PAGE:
As technology advances rapidly, threats to democratic institutions remain potent while becoming more invisible than ever.
The worldwide proportion of elections targeted by cyber threat activity increased from 23% in 2021 to 26% in 2022, according to the Canadian Centre for Cyber Security’s Cyber Threats to Canada’s Democratic Process: 2023 Update.
Cyber threat activity takes on many forms, from influencing voters through weaponized propaganda to dismantling the integrity of election infrastructure.
Trends for 2023 include the rise of generative AI, which is being used primarily to influence voters with “deepfake” content, and the fact that cyber attackers are getting better at hiding their digital tracks.
“We assess it very likely that cyber threat actors will increasingly use generative AI in influence campaigns targeting elections,” the report reads, confessing that “The majority of cyber threat activity targeting elections is unattributed.”
“This latest assessment shows the growing impact of emerging technologies, like generative AI, as foreign adversaries look for new ways to target elections and influence voters,” says Sami Khoury, who serves as head of the Canadian Centre for Cyber Security.
Combatting this transmogrified threat will require a nationwide network of defenders.
“From policy makers and elections authorities to political parties and voters, we all have a role to play in defending Canada from threats to our democratic process,” believes Caroline Xavier, Chief of the Communications Security Establishment, the Government of Canada’s national cryptologic agency.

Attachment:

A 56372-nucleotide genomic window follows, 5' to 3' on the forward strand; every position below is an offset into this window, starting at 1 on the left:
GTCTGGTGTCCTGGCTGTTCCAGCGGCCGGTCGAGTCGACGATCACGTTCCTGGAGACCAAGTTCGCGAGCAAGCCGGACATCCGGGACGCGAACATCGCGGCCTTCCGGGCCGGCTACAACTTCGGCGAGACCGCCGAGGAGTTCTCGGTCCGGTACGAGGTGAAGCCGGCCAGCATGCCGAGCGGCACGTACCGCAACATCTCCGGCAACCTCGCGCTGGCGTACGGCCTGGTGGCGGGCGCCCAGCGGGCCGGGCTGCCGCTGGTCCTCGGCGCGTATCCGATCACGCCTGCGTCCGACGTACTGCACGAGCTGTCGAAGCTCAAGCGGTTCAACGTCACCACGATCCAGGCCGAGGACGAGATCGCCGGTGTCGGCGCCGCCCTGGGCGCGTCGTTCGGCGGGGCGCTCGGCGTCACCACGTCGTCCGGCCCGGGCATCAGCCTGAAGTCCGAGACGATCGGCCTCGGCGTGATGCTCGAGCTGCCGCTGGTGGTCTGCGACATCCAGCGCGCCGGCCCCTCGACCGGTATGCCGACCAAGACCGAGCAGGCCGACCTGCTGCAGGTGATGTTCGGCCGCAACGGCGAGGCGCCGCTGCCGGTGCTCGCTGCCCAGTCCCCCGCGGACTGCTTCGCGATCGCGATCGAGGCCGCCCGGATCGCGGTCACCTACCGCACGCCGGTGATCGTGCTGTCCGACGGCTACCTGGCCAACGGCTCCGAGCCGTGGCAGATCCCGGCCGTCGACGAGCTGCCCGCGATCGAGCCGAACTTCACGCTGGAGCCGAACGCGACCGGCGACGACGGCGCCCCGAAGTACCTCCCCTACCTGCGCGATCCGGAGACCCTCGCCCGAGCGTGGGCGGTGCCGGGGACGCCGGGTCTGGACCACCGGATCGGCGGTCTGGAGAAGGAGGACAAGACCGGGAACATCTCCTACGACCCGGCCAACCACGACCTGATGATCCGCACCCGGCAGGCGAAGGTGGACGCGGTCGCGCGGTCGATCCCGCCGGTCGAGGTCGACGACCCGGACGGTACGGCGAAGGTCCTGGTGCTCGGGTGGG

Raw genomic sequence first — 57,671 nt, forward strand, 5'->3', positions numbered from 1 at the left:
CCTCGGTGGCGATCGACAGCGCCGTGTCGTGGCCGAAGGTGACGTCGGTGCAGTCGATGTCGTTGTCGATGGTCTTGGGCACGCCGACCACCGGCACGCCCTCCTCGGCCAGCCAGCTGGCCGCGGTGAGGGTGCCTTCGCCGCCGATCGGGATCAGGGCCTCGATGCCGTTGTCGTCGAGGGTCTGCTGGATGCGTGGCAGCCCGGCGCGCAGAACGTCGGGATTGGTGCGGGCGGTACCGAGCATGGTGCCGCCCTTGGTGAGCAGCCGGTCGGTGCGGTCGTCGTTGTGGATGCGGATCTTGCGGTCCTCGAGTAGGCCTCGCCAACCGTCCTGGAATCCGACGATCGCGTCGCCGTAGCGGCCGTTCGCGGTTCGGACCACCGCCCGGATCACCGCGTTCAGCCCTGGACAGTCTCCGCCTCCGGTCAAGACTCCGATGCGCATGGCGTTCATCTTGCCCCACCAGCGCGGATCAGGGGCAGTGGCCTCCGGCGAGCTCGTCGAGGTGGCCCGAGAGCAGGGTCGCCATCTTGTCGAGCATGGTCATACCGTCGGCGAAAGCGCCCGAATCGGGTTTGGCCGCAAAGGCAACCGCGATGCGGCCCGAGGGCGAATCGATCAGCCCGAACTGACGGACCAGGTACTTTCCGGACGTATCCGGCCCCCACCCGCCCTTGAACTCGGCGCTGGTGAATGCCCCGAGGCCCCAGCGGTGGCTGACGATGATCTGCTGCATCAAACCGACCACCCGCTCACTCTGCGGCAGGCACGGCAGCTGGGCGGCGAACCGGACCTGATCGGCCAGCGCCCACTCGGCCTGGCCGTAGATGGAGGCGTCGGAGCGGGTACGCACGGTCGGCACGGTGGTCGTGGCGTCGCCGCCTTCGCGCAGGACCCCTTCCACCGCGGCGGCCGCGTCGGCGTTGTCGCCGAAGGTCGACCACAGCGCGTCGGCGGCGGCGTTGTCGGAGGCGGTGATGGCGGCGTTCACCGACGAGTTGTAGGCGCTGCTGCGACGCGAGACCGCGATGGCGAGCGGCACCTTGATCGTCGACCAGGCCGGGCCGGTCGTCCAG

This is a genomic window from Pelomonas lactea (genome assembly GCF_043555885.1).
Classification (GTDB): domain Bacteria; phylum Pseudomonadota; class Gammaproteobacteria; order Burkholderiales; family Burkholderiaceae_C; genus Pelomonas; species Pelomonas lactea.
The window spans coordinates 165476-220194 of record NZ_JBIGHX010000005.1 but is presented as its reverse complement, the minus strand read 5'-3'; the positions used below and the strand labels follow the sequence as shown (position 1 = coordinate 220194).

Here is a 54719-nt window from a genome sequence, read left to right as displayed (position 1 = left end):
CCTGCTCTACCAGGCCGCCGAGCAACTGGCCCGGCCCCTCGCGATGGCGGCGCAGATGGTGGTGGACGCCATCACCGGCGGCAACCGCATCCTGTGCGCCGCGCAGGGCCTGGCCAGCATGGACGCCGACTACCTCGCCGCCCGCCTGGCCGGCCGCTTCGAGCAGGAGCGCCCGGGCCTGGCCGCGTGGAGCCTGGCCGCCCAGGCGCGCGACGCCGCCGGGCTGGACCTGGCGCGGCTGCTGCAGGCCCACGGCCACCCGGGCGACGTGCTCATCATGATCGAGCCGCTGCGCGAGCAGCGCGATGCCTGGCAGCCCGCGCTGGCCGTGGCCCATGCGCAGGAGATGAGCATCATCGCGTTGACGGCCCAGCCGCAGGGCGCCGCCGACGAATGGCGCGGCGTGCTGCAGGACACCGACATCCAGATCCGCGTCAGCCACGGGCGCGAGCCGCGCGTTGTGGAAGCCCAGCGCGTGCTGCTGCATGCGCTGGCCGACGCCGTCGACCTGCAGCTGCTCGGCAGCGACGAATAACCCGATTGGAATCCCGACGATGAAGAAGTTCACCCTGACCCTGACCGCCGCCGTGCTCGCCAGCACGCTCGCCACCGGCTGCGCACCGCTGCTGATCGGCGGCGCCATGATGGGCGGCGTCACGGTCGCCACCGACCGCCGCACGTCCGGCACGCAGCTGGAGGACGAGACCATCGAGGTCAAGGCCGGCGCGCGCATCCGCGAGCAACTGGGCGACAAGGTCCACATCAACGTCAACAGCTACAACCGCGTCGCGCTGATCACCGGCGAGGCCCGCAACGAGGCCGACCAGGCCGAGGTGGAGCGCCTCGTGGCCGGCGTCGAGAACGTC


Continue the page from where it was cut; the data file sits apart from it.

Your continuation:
Easier said than done, of course.
Khoury is forced to admit that, “While CSE and its Cyber Centre play a critical role in protecting Canada and safeguarding our democracy, it’s not a task we can do alone.”
Collaboration is occurring throughout the country to address potential future threats.
“We will continue to work with our partners to identify and mitigate these threats and ensure the integrity of our elections,” Khoury says.
Cyberattacks increased globally by 38% from 2021 to 2022, according to data from Check Point Research. Beyond frequency, attacks are also gaining ground in areas of “sophistication and maliciousness,” a report from KPMG found.
And according to data from IBM, the average data breach costs a Canadian company $7 million—more than most countries in the world.
Under this weight, Canada is clinging to a nationwide cybersecurity dearth, with one in six roles sitting unfilled—to the tune of 25,000 total empty positions.
And over the next five years, demand for cybersecurity professionals is projected to grow by an estimated average annual rate of 2.9 per cent, research from The Conference Board of Canad shows, driven by the rapid digitalization of businesses and an increasing frequency of cyberattacks.
A variety of organizations are tackling Canada’s severe shortage, from universities like uOttawa and bootcamps such as Lighthouse Labs to private organizations including Google and Check Point, whose SecureAcademy Program in Canada provides students with cybersecurity skills, learning resources, and hands-on training.